• anticipation
  • hope
  • longing
  • expectation
  • desire
  • faith and obedience

Today’s question: For you, what defines the worst kind of waiting?  Please share.

Tomorrow’s blog: “Learning to wait well- living as a child of God”

Our impossible situations

“God never asks us to figure out a solution to our impossible situations.  Instead, he calls us to trust him.”- Dr. Wayne Stiles

Jesus looked at them and said, “With man it is impossible, but not with God.  For all things are possible with God.”- Mark 10:27 (ESV)

Dr. Wayne Stiles concludes Chapter 8 of Waiting on God by affirming that we find impossible situations frustrating.  On the other hand, Wayne states, “God intends those unreasonable and often unbearable circumstances to encourage us to the next round. . . . We connect what we learn about God’s faithfulness in one area of life to all other areas of life.”

Therefore, if we consistently flee from the pain faithfulness demands of us, we won’t experience the joy of God’s power.  As Wayne emphasizes, “God’s miracles require impossible contexts.”  Furthermore, a lengthy period of waiting and faithfulness witnesses that only God provides blessings, success, and goodness in our lives.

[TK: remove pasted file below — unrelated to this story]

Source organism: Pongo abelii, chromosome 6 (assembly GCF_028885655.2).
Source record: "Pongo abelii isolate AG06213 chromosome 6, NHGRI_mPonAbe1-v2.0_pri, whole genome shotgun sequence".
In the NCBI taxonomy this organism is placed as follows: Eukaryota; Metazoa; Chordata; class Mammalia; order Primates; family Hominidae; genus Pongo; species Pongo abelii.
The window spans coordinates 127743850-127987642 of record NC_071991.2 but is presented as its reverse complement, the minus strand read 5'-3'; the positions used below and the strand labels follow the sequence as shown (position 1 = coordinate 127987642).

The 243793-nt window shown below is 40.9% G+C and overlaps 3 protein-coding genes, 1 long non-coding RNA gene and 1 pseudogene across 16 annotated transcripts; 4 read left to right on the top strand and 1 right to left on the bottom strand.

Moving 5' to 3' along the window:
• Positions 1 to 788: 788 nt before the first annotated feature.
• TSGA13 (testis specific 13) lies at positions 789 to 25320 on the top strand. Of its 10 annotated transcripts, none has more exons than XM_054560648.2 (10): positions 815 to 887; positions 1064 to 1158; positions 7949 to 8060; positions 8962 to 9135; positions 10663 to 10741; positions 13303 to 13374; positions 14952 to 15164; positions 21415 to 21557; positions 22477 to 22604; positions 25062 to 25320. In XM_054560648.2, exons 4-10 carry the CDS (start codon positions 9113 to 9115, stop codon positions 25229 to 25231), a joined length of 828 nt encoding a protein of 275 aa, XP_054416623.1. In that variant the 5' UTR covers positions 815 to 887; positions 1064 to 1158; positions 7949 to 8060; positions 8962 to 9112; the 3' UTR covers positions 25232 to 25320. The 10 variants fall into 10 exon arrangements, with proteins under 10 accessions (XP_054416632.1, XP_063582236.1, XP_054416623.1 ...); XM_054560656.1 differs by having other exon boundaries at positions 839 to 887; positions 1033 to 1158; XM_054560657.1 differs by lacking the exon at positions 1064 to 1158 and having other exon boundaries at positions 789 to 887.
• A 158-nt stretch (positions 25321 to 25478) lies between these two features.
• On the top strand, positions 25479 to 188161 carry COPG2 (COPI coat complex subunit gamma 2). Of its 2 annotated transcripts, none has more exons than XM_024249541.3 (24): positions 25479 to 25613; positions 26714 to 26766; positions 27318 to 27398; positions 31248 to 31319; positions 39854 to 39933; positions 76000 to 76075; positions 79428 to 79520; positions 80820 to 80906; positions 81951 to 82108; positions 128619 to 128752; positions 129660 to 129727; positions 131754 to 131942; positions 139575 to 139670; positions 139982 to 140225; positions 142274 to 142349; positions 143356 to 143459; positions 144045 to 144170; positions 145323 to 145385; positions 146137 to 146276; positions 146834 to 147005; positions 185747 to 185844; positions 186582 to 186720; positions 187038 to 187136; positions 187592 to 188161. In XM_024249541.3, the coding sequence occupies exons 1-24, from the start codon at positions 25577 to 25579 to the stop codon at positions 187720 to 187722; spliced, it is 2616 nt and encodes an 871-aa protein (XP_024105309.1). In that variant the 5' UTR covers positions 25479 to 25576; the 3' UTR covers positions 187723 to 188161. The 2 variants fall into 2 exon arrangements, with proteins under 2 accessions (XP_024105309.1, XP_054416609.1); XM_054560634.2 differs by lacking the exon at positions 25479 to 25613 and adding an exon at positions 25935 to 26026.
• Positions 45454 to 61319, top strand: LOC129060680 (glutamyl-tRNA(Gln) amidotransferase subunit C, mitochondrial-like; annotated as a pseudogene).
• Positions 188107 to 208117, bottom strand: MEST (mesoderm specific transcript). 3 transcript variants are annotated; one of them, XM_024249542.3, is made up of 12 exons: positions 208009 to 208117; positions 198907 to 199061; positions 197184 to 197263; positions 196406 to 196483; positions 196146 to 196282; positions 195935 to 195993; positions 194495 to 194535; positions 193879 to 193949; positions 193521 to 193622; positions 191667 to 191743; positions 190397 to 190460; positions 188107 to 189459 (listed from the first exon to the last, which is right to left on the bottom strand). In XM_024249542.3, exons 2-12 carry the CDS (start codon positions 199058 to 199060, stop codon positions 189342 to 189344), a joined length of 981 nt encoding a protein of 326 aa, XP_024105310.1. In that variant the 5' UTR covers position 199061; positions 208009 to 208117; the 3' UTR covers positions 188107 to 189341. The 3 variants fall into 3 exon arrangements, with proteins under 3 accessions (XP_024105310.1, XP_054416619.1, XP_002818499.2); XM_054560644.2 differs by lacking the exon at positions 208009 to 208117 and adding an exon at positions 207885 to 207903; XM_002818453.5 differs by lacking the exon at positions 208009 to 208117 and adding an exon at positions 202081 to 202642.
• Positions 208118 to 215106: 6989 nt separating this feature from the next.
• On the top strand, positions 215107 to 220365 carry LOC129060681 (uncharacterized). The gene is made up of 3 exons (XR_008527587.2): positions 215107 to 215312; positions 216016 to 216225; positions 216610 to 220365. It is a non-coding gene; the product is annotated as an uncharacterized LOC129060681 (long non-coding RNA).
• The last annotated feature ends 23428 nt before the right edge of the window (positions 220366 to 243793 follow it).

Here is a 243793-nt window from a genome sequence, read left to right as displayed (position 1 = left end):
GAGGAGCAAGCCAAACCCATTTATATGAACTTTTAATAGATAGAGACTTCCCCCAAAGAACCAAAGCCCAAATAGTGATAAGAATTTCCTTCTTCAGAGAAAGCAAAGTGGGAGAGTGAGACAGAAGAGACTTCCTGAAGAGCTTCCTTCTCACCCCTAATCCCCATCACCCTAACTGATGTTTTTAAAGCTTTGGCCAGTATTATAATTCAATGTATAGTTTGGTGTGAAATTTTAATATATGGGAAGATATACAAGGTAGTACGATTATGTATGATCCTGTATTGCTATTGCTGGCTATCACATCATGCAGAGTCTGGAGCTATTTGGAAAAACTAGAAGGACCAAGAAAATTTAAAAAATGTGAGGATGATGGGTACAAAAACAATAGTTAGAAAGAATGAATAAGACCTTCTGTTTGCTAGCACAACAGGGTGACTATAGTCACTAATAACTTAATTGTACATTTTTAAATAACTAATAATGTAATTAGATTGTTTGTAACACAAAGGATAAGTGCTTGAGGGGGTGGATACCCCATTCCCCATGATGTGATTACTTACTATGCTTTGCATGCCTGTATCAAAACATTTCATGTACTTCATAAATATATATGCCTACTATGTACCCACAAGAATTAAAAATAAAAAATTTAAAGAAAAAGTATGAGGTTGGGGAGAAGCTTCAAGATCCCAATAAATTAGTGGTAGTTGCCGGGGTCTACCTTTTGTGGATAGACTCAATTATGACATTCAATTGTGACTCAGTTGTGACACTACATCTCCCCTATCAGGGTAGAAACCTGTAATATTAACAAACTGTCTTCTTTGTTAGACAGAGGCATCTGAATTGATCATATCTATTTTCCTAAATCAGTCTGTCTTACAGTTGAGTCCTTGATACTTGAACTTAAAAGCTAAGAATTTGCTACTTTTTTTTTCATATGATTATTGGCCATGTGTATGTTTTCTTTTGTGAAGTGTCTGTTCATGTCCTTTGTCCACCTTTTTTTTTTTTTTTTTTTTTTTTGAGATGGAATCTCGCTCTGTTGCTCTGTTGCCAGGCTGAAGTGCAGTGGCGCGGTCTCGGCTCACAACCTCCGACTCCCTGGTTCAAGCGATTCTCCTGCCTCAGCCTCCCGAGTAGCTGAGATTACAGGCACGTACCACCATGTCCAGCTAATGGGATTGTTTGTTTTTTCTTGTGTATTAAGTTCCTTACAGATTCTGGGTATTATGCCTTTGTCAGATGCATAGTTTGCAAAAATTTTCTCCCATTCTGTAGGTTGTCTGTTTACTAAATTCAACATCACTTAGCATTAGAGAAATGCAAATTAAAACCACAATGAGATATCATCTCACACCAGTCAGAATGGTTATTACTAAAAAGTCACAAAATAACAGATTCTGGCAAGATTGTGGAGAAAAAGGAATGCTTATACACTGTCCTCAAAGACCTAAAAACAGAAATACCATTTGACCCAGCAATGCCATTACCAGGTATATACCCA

As Jacob journeyed to Egypt with his sons to reunite with Joseph, God graciously encouraged Jacob to follow the Lord’s leading.  Dr. Stiles reminds us that those promises remain true for us as well:

“Like Jacob, we receive few specifics from God when he initiates change, but he gives us everything we need to take the next few steps.  His Word, like a lamp, show us only our next few steps.  (Sometimes this means waiting.)  And like Jacob, we have the assurance of God’s presence with us . . .”

Yet, sometimes we don’t even recognize that we’re waiting on God for blessings He alone knows He’ll give us.